Most important, the public should be seeing their elected officials before, during, and after the disaster leading the preparations, coping with the disaster, and overseeing the recovery operations. These officials should not be with their families hiding in 5-star hotels since their communities have no electric power. Even if recovery is slow, the public will not mind so much as long as they see the leaders suffering with them.

Business Bits. It seems that during disasters, it is only media that is there to report, prod the utilities to restore services and offer some semblance of support to the suffering masses.

The majority of one by Ambssador Jose A. Zaide July 20, 2014


Ambssador Jose A. Zaide

Someone, somewhere, sometime, somehow, said something like, “One man plus the truth makes a majority!”

That may be so in a perfect world. But in an imperfect democracy that is yet to be righted by “Daang Matuwid” we have to respect the decision of a numerical majority. And we should be suspicious when the Majority of “1” is actually the Perpendicular Pronoun “I.”

By the time this column appears, the Supreme Court may have ruled on Malacañang’s appeal to review its decision declaring DAP unconstitutional. (Perhaps “appealing” may be an overstatement if the knee-jerk reaction of our Chief Executive was more “appalling.”

To the credit of the President, after the humiliation of the third branch of government by turning out the sitting Chief Justice (albeit with DAP as sweetener), the Supreme Court, including Chief Justice Maria Sereno and the three other Aquino-appointed Associate Justices, voted 13-0 against DAP. (This is even worse than the manhandling of Brazil by the German manschaft at the last football World Cup.)

However, the left hand takes back what the right hand has unconsciously handed over… because of the petulant reaction of the President and a veiled a threat to take back the Judiciary Development Fund which Malacañang derides as the “DAP of the Supreme Court.”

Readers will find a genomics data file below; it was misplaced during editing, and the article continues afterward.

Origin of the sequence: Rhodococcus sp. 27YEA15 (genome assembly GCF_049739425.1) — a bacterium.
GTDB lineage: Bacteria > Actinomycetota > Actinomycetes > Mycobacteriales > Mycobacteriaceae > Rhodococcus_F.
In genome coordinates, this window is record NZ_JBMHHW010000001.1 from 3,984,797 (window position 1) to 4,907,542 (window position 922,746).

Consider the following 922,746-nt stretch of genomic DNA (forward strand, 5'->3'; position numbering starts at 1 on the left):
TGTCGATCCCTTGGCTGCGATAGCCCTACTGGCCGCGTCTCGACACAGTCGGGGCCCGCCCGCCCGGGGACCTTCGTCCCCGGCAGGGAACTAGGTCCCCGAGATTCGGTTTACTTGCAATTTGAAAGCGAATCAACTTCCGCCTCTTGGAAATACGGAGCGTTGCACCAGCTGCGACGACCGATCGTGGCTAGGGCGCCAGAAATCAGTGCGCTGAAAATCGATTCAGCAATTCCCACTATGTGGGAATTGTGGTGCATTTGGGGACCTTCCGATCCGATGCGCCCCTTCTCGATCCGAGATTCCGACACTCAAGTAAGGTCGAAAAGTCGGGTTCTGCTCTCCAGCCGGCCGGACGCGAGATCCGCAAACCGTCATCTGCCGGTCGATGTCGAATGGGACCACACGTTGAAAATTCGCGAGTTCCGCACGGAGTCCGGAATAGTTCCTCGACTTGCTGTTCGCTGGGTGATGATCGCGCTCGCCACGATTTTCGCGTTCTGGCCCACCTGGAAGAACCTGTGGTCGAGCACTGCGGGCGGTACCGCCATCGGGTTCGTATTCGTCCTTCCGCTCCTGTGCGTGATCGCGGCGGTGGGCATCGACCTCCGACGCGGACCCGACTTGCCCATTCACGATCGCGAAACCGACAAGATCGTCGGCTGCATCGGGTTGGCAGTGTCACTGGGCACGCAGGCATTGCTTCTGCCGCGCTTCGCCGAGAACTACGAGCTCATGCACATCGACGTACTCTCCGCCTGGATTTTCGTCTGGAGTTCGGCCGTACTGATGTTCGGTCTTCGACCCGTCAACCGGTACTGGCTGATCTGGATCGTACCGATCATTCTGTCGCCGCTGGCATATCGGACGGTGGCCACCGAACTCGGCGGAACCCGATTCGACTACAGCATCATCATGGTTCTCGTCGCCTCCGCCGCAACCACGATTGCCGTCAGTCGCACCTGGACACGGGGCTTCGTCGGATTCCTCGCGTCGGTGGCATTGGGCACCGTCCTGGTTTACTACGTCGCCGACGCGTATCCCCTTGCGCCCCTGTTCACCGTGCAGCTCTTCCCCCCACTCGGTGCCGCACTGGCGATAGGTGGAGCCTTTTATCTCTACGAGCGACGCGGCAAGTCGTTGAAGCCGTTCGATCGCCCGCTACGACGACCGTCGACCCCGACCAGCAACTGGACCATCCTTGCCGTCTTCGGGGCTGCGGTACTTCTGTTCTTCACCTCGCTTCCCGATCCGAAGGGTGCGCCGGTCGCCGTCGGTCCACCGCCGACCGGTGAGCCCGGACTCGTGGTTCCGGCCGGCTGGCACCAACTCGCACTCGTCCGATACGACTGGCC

Followed by a cryptic remark that Malacañang could manifest how it could also “be Supreme.”

* A populist initiative later called on the public to wear yellow ribbons in support of the President’s DAP. Opposition predictably seized on the misstep with the admonition that as “Father of the Nation,” the call to the hustings was wrong and divisive.

Communications Secretary Herminio Coloma weighed in to say not to take the yellow ribbon seriously. If we are not to take the President seriously, does it mean he was joking?

Why must the spokesman explain what the President means is different from how he behaves?

Moreover, after Budget Secretary Florencio Abad owned the authorship of DAP, wolves have been baying for his resignation. Secretary Abad is on the side of angels, and one of the finest and original movers of Benigno-Simeon-Aquino III-for-President. But I remember that when kabayan Noli de Castro had whipped up to a frenzy the Flor Contemplacion case, then President Fidel V. Ramos had to sacrifice innocent blood – his Secretary of Foreign Affairs Roberto R. Romulo and Labor Secretary Nieves Confessor – before the fire reached the presidency.

Building on lessons learned by Senator Edgardo J. Angara July 19, 2014


by Senator Edgardo J. Angara

Last week, Typhoon Glenda (Rammasun) barreled through Luzon with winds as fast as 185 kph. Meteorologists warned that Glenda could have been the strongest to ever hit Metro Manila, reminiscent of 2006’s Typhoon Milenyo (Xangsane) which leveled nearly P6 billion worth of private property and affected up to 1.2 million people.

Glenda weakened as it traveled through Luzon. But damage to persons and property were kept at a minimum because of foresight and decisive action from both government officials and citizens.